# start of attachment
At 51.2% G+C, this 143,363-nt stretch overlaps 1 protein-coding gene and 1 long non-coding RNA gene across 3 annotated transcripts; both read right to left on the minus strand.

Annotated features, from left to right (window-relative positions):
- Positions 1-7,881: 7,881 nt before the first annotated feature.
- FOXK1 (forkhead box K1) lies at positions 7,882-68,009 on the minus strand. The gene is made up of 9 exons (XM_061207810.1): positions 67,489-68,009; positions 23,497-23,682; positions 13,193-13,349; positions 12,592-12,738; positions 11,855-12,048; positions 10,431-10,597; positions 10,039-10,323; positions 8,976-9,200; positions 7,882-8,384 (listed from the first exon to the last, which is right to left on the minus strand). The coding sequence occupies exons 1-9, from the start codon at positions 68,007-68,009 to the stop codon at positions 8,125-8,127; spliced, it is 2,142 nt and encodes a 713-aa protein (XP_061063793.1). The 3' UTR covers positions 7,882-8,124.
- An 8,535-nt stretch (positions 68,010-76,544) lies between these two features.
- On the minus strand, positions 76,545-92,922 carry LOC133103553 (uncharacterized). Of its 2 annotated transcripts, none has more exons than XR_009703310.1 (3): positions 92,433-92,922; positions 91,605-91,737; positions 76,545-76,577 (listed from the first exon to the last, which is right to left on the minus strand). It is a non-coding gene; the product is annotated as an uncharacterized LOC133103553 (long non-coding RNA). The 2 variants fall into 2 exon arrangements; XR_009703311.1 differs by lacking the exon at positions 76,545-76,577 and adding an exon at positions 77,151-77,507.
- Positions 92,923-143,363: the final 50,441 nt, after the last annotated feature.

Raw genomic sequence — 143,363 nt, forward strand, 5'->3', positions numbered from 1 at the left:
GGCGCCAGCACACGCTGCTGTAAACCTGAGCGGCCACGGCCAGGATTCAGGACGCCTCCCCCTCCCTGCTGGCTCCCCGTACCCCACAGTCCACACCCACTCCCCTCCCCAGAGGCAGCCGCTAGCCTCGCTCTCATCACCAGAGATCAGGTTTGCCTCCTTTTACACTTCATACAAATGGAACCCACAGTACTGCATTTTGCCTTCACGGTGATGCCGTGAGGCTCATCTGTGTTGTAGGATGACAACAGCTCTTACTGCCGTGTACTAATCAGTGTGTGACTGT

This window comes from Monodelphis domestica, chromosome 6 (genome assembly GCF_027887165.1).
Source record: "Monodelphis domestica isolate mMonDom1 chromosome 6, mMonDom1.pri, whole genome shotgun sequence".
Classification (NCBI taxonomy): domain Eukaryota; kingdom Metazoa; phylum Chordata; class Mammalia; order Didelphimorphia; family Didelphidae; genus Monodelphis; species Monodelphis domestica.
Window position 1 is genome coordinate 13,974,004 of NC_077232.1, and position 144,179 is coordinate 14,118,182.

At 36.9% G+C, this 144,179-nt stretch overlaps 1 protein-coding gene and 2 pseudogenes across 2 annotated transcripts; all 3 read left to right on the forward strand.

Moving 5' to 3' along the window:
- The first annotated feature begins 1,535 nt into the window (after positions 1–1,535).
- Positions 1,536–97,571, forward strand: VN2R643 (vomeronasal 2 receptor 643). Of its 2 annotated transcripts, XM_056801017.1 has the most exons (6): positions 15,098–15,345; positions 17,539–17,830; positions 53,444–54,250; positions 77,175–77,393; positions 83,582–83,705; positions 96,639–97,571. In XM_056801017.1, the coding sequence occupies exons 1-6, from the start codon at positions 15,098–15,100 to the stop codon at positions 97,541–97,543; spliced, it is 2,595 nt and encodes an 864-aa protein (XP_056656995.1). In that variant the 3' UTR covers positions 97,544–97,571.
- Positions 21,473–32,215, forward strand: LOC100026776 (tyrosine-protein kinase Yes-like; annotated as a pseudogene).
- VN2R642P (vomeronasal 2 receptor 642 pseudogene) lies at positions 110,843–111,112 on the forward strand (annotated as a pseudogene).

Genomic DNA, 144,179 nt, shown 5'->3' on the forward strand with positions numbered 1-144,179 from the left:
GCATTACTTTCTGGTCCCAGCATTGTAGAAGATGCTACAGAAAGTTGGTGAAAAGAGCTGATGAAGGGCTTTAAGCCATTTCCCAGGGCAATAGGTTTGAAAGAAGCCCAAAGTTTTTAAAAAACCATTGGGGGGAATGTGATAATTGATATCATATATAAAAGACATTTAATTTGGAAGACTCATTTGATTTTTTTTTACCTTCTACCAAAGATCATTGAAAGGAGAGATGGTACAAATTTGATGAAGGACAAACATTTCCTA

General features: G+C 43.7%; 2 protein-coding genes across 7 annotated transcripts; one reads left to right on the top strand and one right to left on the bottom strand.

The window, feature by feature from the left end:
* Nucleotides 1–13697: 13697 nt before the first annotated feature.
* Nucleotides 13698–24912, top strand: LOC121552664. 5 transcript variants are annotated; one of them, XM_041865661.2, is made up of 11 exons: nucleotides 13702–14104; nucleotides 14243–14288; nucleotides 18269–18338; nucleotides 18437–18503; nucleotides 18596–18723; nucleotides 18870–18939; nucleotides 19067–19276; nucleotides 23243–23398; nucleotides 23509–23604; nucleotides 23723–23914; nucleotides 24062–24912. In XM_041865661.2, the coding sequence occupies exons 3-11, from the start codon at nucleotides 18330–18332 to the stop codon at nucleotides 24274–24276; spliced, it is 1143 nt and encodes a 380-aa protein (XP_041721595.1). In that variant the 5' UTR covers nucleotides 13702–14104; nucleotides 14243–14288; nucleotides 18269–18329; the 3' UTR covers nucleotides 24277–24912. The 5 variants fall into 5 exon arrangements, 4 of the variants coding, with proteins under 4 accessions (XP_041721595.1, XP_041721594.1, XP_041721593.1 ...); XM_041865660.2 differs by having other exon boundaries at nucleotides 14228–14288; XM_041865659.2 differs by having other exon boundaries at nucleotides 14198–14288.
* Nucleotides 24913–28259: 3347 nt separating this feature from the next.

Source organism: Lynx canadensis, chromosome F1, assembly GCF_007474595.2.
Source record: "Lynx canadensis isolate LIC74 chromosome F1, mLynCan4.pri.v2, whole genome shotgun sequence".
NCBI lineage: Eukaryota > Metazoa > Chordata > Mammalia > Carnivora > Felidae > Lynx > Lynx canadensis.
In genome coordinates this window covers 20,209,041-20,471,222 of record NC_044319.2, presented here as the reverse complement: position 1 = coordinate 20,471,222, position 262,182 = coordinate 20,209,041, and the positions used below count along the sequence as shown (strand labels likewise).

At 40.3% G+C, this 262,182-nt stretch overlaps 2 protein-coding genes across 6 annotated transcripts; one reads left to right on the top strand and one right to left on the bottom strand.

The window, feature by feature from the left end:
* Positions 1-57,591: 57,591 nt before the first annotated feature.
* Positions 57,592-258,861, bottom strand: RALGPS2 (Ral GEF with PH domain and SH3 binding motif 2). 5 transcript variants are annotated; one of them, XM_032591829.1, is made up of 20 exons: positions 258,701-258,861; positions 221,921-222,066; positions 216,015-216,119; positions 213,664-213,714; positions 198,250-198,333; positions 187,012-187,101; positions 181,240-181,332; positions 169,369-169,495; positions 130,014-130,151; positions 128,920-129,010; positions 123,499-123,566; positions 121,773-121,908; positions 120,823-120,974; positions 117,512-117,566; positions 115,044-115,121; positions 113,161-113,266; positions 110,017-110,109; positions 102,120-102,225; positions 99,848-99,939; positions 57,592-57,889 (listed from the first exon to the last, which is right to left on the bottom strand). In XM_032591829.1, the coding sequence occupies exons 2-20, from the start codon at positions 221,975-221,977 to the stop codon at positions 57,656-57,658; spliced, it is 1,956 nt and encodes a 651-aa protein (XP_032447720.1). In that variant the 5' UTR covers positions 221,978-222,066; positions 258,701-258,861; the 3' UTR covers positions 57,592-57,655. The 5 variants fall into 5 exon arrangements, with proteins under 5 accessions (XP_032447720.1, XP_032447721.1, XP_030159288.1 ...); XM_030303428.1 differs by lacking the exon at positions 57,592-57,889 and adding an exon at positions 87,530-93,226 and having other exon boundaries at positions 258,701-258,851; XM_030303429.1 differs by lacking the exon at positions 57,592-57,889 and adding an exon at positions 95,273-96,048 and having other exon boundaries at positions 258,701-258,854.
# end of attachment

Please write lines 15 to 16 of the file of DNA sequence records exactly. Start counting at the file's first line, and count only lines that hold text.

Moving 5' to 3' along the window:
- The first annotated feature begins 1,535 nt into the window (after positions 1–1,535).